[ kol-uhm-bair-ee-uhm ]

noun

a sepulchral vault or other structure with recesses in the walls to receive the ashes of the dead.

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What is the origin of columbarium?

Columbarium “a sepulchral vault with recesses in the walls for cremation urns” is a direct borrowing from Latin, in which the term means “a nesting box for pigeons” or, more simply, “a place for doves,” from columba “pigeon, dove” and the suffix -ārium, which denotes a location where something is stored or regularly found. A columbarium was originally an oversized birdhouse containing small alcoves in which pigeons could build their nests. From there, while the name and general shape was kept, a columbarium became a place in which the alcoves could house cremation urns. While columba itself is of uncertain origin, it is the source of given names such as Callum and Malcolm (by way of Celtic languages); surnames such as Coleman, Colombo, and Colón; and geographic names such as Colombia and Columbia—both the Canadian province and the American district. Columbarium was first recorded in English in the 1840s.

how is columbarium used?

The remains of the dead are sent to be cremated and placed in multistory depositories, called columbaria, that look very much like the government apartment blocks where many of them had lived before their interludes underground .… In Hong Kong, where the waiting time for a niche in a columbarium can be five years or more, the government has been trying, with limited success, to persuade people to scatter ashes at sea.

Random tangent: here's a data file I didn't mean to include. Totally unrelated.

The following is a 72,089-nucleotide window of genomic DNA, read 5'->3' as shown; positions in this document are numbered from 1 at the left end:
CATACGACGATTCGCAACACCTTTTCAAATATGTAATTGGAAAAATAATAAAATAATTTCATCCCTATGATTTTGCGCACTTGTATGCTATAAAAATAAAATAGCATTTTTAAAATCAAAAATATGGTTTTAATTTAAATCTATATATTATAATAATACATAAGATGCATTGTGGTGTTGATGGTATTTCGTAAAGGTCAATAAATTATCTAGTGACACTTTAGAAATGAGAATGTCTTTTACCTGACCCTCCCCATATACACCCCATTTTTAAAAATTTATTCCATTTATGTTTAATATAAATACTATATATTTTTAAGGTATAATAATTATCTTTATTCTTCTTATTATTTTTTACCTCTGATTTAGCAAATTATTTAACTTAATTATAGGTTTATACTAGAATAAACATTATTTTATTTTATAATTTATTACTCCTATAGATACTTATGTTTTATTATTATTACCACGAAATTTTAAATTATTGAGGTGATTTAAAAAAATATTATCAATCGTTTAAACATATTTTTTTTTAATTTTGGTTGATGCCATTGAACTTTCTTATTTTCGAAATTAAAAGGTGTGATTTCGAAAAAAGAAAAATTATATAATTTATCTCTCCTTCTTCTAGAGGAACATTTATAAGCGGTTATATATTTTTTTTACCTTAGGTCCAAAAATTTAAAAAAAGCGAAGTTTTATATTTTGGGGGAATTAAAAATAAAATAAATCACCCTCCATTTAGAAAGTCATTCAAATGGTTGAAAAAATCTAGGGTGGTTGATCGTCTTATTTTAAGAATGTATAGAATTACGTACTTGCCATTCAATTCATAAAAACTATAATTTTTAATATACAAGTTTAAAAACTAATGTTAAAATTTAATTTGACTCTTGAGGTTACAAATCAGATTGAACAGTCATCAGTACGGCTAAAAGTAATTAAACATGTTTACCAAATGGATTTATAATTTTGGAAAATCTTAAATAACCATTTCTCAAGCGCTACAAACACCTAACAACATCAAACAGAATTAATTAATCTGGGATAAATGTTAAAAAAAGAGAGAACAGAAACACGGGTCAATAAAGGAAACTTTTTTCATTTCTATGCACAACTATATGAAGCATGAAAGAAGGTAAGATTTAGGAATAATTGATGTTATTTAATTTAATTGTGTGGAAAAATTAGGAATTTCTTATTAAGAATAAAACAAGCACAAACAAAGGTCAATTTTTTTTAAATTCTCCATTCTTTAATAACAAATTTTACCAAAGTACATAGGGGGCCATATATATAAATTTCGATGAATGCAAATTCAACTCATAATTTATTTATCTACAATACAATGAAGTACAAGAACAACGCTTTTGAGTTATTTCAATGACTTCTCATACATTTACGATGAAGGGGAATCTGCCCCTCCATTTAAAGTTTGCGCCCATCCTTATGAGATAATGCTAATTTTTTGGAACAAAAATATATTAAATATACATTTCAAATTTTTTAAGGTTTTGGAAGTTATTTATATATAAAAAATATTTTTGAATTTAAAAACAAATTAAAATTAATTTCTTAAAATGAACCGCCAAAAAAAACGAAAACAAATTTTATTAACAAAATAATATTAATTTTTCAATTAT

Seth Mydans, “Moving the Dead to Make Room for the Living,” The New York Times, December 14, 2009

Out in Odd Fellows’ Cemetery stands the largest, the best, the most original, and most beautiful columbarium in the whole world …. Mr. Cahill had seen the Old World columbaria, and they had not struck him as very agreeable places to be in …. The dead may be dead, but why should the living constantly be painfully reminded of it? Mr. Cahill proposed a cheerful columbarium! It was a startling move, but it struck the New World, Western fancy.